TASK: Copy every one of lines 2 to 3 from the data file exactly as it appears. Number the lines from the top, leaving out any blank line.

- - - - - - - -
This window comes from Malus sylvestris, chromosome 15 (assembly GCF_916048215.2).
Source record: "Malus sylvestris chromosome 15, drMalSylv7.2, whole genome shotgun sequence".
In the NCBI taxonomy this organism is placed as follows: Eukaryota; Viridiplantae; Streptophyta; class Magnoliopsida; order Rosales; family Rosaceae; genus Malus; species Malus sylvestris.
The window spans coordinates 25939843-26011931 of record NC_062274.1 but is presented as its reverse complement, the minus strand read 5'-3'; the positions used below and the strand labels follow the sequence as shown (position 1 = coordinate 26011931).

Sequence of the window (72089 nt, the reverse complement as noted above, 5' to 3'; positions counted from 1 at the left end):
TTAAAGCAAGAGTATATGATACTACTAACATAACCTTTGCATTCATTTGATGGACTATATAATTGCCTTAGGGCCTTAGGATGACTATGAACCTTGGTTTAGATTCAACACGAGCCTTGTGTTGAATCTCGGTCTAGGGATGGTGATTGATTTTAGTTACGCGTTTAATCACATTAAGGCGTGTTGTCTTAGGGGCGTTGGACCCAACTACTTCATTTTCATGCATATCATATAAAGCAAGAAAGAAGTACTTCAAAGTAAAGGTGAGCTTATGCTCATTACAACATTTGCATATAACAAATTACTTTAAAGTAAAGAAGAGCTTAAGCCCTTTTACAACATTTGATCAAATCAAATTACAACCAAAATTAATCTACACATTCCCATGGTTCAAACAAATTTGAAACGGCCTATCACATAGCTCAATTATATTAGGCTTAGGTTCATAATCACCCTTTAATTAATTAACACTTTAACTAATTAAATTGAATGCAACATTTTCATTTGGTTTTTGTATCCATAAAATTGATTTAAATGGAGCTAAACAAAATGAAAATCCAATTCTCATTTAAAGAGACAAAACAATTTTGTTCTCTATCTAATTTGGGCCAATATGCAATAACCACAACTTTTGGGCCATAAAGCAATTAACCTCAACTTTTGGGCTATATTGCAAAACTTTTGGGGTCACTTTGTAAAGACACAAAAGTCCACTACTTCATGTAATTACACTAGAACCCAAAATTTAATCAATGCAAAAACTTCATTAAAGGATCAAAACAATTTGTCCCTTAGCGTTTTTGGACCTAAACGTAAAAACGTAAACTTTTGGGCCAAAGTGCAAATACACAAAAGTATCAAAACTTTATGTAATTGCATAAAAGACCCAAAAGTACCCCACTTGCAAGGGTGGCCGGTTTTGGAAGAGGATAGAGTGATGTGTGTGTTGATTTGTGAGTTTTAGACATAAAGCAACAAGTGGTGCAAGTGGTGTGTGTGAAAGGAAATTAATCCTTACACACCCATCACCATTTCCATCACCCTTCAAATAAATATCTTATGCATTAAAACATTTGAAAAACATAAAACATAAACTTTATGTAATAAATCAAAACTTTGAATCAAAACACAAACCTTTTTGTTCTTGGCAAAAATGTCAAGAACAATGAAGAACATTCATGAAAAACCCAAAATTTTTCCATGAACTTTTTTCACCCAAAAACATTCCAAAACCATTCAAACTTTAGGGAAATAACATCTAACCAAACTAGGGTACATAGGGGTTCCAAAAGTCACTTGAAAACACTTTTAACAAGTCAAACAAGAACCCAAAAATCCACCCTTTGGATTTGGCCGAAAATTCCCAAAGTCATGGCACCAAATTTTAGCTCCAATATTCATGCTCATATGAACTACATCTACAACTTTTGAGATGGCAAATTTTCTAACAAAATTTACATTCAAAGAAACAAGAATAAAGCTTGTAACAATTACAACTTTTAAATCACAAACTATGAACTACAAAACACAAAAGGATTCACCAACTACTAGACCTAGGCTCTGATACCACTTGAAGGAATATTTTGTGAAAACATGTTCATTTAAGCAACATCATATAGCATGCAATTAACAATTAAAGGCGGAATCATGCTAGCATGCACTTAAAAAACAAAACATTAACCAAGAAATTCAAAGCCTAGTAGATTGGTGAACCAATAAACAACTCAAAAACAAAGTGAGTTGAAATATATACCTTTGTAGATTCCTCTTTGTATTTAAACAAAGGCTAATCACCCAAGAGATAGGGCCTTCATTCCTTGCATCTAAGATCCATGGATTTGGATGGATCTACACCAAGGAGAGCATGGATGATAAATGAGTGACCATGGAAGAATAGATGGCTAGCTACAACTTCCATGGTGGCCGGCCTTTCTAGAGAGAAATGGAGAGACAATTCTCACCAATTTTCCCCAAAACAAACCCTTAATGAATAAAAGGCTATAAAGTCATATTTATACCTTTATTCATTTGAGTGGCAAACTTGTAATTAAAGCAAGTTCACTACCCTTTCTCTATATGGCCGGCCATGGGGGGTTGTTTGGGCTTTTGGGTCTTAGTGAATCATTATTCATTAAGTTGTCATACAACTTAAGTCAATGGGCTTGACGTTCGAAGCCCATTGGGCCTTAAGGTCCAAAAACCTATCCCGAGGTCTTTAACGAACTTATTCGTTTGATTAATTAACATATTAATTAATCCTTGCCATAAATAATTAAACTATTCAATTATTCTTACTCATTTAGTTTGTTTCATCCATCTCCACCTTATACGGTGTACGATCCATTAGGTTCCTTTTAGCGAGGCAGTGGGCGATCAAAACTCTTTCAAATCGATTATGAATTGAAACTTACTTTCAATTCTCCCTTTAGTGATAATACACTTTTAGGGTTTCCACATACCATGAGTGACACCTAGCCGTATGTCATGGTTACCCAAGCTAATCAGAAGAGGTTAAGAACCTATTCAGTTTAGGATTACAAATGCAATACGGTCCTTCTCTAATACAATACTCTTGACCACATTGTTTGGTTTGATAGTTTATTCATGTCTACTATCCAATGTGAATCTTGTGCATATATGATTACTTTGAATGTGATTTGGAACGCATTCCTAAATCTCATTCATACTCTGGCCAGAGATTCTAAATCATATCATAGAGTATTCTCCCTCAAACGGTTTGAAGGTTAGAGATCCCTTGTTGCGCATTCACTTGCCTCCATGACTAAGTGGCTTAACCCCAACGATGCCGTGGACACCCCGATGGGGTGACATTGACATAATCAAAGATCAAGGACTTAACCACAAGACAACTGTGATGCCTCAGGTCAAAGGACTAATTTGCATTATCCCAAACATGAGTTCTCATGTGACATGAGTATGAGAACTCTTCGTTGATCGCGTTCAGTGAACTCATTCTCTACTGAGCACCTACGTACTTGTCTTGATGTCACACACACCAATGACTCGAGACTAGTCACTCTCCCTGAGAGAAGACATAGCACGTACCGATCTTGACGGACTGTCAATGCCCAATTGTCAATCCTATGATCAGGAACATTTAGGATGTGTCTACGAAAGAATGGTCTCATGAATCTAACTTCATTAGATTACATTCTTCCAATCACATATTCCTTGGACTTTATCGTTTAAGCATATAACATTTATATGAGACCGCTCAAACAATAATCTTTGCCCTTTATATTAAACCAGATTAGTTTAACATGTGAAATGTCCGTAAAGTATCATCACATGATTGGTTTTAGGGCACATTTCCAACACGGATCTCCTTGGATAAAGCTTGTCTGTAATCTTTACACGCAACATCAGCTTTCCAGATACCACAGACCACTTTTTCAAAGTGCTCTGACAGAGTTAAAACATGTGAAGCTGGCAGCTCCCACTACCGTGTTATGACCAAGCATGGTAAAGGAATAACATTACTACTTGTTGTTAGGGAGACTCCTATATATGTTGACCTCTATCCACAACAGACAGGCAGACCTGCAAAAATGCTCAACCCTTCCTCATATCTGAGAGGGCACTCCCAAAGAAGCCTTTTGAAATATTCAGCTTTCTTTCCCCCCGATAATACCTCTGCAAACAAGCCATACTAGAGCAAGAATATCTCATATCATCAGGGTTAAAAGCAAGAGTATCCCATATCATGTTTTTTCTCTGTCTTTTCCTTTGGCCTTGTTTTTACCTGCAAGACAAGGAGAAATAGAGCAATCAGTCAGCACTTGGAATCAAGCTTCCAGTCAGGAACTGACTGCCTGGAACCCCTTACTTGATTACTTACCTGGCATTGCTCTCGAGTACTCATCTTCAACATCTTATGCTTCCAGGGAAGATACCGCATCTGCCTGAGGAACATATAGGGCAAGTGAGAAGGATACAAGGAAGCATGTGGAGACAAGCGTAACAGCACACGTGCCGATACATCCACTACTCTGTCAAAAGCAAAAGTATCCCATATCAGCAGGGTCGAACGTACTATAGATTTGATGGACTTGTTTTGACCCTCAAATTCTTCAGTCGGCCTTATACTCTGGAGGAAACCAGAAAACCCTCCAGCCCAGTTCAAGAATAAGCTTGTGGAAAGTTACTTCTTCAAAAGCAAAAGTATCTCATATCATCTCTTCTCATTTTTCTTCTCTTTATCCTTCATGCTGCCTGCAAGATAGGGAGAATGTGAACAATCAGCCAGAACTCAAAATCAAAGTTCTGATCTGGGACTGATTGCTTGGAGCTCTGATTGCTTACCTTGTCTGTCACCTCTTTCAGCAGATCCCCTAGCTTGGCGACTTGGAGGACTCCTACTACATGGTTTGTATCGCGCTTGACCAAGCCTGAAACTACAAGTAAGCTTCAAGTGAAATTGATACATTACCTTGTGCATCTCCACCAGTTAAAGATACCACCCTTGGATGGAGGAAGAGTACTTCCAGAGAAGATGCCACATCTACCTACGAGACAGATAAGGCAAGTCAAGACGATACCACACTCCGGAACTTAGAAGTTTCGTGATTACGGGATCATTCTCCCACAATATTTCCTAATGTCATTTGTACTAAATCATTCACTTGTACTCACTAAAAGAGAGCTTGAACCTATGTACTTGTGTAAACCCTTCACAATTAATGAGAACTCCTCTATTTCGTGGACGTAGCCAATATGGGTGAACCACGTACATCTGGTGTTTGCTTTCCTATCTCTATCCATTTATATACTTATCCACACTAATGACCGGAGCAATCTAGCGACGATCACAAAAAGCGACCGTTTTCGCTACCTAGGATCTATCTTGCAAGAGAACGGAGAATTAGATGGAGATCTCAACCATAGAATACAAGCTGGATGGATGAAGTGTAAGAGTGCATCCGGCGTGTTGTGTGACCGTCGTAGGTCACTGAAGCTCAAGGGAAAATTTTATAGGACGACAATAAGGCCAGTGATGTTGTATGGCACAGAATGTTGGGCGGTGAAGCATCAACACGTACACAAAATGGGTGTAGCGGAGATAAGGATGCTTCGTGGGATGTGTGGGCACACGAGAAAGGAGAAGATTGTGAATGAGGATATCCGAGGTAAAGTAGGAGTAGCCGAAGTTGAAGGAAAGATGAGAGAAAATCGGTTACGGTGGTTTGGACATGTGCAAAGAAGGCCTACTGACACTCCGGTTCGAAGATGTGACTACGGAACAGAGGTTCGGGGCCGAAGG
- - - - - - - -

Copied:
Source record: "Malus sylvestris chromosome 15, drMalSylv7.2, whole genome shotgun sequence".
In the NCBI taxonomy this organism is placed as follows: Eukaryota; Viridiplantae; Streptophyta; class Magnoliopsida; order Rosales; family Rosaceae; genus Malus; species Malus sylvestris.